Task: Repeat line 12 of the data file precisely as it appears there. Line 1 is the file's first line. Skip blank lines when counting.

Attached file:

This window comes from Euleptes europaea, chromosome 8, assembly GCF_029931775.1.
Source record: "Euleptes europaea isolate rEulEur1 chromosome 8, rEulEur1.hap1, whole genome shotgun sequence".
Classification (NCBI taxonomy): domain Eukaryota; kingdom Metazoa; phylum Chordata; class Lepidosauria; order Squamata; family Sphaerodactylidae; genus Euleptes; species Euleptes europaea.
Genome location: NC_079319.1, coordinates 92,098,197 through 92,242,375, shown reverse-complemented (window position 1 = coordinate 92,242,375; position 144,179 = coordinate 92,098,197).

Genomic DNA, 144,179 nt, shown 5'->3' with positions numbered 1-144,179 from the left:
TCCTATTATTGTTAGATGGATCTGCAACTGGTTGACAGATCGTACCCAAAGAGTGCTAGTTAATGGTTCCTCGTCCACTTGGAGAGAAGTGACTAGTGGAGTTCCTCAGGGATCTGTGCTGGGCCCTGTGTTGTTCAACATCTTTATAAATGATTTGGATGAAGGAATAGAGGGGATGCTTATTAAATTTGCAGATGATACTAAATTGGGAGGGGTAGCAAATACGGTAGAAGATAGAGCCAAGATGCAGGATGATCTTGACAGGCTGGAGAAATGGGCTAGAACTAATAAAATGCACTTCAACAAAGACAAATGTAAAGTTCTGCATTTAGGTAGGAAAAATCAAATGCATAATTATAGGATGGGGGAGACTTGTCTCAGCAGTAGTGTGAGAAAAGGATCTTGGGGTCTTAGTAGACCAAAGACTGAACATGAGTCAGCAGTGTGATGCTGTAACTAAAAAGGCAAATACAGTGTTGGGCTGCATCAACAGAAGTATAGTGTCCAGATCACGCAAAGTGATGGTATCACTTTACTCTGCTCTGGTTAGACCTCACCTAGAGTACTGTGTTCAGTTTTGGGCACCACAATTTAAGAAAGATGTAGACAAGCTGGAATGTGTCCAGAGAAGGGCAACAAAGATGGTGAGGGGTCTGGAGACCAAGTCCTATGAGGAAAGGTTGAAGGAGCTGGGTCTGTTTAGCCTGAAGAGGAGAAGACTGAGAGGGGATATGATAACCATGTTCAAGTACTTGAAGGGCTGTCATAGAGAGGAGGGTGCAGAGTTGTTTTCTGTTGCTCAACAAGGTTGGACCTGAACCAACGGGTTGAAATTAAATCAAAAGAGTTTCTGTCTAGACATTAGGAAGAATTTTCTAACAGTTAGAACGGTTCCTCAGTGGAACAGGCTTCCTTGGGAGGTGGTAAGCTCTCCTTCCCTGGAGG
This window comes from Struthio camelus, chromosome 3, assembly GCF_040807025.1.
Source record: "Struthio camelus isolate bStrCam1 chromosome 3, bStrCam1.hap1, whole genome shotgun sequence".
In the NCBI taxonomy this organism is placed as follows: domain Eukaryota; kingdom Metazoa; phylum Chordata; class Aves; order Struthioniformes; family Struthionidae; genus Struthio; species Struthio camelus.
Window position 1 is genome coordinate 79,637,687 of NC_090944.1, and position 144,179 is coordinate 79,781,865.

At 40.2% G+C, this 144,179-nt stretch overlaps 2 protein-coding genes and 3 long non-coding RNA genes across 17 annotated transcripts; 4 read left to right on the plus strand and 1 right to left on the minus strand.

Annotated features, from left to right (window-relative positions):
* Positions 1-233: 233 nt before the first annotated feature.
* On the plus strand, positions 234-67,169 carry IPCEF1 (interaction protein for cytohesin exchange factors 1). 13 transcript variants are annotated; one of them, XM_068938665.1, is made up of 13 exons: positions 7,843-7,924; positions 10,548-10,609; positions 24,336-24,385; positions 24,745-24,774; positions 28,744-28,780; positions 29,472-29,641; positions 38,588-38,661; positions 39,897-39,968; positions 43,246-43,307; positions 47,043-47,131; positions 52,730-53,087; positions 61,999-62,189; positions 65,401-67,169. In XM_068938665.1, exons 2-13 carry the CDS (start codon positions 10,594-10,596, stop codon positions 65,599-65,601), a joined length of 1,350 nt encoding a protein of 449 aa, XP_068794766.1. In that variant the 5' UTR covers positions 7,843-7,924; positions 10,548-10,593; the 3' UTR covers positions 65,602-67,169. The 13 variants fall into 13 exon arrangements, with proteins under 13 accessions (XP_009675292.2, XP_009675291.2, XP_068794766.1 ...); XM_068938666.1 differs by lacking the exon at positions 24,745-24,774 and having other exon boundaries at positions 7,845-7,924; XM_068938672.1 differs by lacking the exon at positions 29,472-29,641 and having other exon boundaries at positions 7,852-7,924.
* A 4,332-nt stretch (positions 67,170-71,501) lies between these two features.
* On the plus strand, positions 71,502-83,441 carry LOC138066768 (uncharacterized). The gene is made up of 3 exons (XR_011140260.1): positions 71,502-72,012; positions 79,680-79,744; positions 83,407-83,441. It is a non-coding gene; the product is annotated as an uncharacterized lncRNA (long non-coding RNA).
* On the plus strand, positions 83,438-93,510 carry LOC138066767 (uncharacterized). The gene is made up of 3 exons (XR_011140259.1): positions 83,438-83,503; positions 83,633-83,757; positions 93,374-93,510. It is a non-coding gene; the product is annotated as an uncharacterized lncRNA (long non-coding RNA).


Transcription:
Annotated features, from left to right (window-relative positions):